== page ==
Captivated by the ancient atmosphere of Washington Square and its environs, architect Charles Follen McKim and writer Henry James in written, photographic and built form viewed the 18th century town as a venerable spot, a place firmly in the lexicon of America’s foundation myth and an inspiration for their own romantic views, where the past could inform the present.
The Architect’s View
Relief portrait of Charles Follen McKim by Augustus Saint-Gaudens, 1878. (National Portrait Gallery)
Charles Follen McKim, the third American to be educated in architecture at the Ecole des Beaux Arts in Paris, saw the value of Newport’s old streets and buildings. With his classical training and eye for architectural form, he appreciated the historical layers of Newport’s past. In 1874, he commissioned a series of photographs to record 18th century streetscapes and structures. As the nation approached its Centennial in 1876, Newport served as a powerful site of inspiration for the Colonial Revival. Many other architects, writers, poets and painters began to admire the intimate scale and historical layers of the city, which appealed to their picturesque sensibilities.
The cupola of the Colony House (1739) rises above the varied mixture of roof types, chimneys, and multiple additions in the picturesque massing of colonial buildings. The asymmetrical skylines and textured shingled facades of these 18th century streetscapes inspired Charles Follen McKim’s work in the Colonial Revival style during the 1870s and 1880s.
The Writer’s View
Portrait of Henry James by John La Farge, 1862. (Century Association)
Henry James viewed Washington Square as the mellowed remnant of a golden past. He wrote of Newport in a painterly way, using color, light, perspective and the moods they evoke, comparing Washington Square and the Colony House to old Dutch paintings.
I have been quite awe-struck by the ancient State House (the Colony House of 1741) that overlooks the ancient Parade, and edifice ample, majestic, archaic, of the finest proportions and full of a certain public Dutch dignity. . . Here was the charming impression of a treasure of antiquity. . . the wide, cobbly, sleepy space. . . in the shadow of the State House, must have been much more of a Van der Heyden, or somebody of that sort than one could have dreamed.
— Henry James, The Sense of Newport, 1906
James’ roving eye was continually enchanted by the intimate scale of the 18th century streets, the textured wood and red toned brick of aged buildings aglow in afternoon sun, richly carved Georgian doors adding a flourish of ornament to severe facades, soaring chimneys marking the skyline and lush greenery cascading over the wall of an intimate urban garden. Here, for the writer, was a venerable treasured place.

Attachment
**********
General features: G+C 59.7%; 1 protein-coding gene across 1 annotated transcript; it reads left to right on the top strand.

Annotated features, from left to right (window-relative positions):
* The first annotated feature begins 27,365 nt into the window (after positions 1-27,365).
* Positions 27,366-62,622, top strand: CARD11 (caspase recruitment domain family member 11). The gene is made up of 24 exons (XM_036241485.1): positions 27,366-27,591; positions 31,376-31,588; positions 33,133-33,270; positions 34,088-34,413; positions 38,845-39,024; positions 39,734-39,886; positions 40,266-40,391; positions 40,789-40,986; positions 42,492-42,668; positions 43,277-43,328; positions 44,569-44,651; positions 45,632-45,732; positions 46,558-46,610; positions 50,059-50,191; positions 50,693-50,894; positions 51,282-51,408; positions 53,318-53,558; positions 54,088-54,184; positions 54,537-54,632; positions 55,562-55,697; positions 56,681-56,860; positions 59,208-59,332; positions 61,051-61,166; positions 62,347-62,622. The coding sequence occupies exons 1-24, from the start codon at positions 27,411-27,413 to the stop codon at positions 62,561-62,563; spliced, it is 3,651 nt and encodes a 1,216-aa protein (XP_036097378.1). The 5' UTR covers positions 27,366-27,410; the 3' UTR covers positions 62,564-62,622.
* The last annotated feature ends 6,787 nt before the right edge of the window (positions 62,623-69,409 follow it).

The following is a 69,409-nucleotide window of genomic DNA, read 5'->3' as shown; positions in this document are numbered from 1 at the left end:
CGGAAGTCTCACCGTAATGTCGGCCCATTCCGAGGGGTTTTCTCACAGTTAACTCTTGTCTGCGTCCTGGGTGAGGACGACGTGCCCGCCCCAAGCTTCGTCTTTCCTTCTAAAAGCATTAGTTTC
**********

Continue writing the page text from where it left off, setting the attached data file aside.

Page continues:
What indeed but very old ladies did they resemble, the little very old streets? . . . In this mild town corner, when it ws so indicated that the grass should be growing between the primitive paving stones, and where indeed I honestly think it mainly is, whatever remains of them, ancient peace had appeared formerly to reign — though attended by the ghost of ancient war, inasmuch as these had indubitably been the haunts of our auxiliary French officers during the Revolution.
— Henry James, The Sense of Newport, 1906
The author imagined the inhabitants of the old city, well aware that cultural voices could and did call out to those who stopped, looked and listened. His writing imbued the urban scene with personality and its own particular psychology of space and emotion. For James, Newport was cast as both a place and a person with distinct character traits. Nobility, bravery, vanity, gluttony and a host of other qualities were elicited by the buildings, lanes and landscapes encountered by the writer on his literal and figurative wanderings.
By the 1890s, the juxtaposition of old and new in Newport became even more striking. Linked to the mainland by train and steamship, Newport was no longer an isolated coastal enclave, but began to flourish as a fashionable destination.
Illustrations by Raymond Crawford Ewer in a 1914 issue of Puck, a satirical English magazine, depicting fashionable life in Newport. (Library of Congress)